The museum’s knowledgeable staff are passionate about what they do and provide a wealth of information on everything you’ll find here. You can visit Thursday through Sunday from 11 AM to 5 PM. There’s a small admission fee and kids under 5 are free.
Check out Vintage Trains at the Trolley Museum of New York
If you’re in Kingston on the weekends, the Trolley Museum is a fun and unique visit! Located across the street from the maritime museum, it’s a low-key attraction on an actual retired trolley line. It features a collection of vintage trolleys, train cars, and other vehicles that used to run throughout the region and around the world.
Kingston was once a major transportation hub and had an extensive trolley system. The trolley lines in Kingston operated from the late 19th century until the mid-20th century. They played a significant role in the city’s development and growth. With the rising popularity of cars and buses, the trolleys stopped running in 1939.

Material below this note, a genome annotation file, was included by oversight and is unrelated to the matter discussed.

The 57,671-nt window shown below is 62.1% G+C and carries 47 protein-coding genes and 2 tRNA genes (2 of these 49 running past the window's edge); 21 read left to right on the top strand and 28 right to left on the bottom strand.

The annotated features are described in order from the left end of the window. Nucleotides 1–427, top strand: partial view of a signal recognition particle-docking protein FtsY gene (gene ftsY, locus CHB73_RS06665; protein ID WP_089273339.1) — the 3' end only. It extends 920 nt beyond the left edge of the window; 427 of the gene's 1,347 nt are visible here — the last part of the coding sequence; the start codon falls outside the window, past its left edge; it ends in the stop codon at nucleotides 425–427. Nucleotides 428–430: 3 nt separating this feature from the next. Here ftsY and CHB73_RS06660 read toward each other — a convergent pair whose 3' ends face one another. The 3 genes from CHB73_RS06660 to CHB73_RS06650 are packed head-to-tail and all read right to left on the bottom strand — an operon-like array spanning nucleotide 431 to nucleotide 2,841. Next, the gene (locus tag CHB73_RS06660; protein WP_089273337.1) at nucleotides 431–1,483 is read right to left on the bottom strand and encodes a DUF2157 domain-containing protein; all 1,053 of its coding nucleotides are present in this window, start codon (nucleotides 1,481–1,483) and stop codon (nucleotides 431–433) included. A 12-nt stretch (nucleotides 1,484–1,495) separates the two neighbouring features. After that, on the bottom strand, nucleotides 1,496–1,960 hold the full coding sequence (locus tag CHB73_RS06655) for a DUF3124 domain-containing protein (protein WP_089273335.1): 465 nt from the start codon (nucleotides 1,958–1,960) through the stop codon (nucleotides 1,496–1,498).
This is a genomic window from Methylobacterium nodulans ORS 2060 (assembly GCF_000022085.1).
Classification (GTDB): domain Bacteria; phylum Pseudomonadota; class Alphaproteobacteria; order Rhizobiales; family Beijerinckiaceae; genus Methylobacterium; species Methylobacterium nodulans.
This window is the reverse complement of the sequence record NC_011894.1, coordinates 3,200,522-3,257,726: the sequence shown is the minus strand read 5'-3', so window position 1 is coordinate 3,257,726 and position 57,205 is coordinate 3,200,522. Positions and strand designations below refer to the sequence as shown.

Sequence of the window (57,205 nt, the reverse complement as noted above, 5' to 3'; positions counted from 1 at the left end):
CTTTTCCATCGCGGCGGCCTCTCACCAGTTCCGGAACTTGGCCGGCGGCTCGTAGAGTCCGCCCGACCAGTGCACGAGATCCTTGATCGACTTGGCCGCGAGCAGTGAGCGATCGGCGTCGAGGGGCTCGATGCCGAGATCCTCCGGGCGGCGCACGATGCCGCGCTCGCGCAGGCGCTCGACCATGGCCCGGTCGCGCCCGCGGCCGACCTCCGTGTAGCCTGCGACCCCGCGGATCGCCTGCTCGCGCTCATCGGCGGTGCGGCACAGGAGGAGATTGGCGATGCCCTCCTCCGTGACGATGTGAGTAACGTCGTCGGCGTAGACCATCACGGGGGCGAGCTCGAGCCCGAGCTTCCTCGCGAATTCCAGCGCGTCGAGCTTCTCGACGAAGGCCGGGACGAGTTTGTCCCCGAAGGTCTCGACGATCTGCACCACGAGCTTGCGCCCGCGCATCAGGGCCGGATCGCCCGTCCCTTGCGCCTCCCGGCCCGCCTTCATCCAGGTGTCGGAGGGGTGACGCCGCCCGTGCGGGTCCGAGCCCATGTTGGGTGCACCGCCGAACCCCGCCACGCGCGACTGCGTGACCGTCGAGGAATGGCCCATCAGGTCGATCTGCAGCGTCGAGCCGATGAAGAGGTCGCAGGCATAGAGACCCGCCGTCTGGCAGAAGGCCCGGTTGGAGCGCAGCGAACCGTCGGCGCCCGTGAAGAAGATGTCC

In the 1970s, residents formed the Trolley Museum of New York which continues to be a beloved destination for both tourists and locals to this day. The museum’s main exhibit is its collection of trolleys from the early 1900s to the mid-20th century. You can walk through the restored trolleys and learn about their history.
One of the most popular attractions is the chance to ride on a vintage trolley along an actual historic trolley line a short walk from the museum. The Trolley Museum also features vintage buses, cars, and trucks. And there’s a working restoration shop, where you can see volunteers restoring museum vehicles.
Inside the Trolley Museum, you can see model trains, artifacts, and more. There are hands-on activities for children and a gift shop. The museum also hosts different events and programs throughout the year. You can visit Saturdays and Sundays from late April/early May through late October. Hours are announced seasonally on their website.
Check Out the Cool Vintage Clothing Stores
A big draw to the Catskills and the Hudson Valley is the concentration of vintage and antique shopping to be found there. Kingston is a popular destination for shoppers with its own assembly of curated boutiques, consignment shops, and vintage clothing stores.
You’ll find most of them around the Stockade District, like Lovefield Vintage. This was one of our favorites, featuring a lovely collection of retro pieces, accessories, and vintage knick-knacks.
And Capital Vintage offers a mix of both vintage clothing and household goods.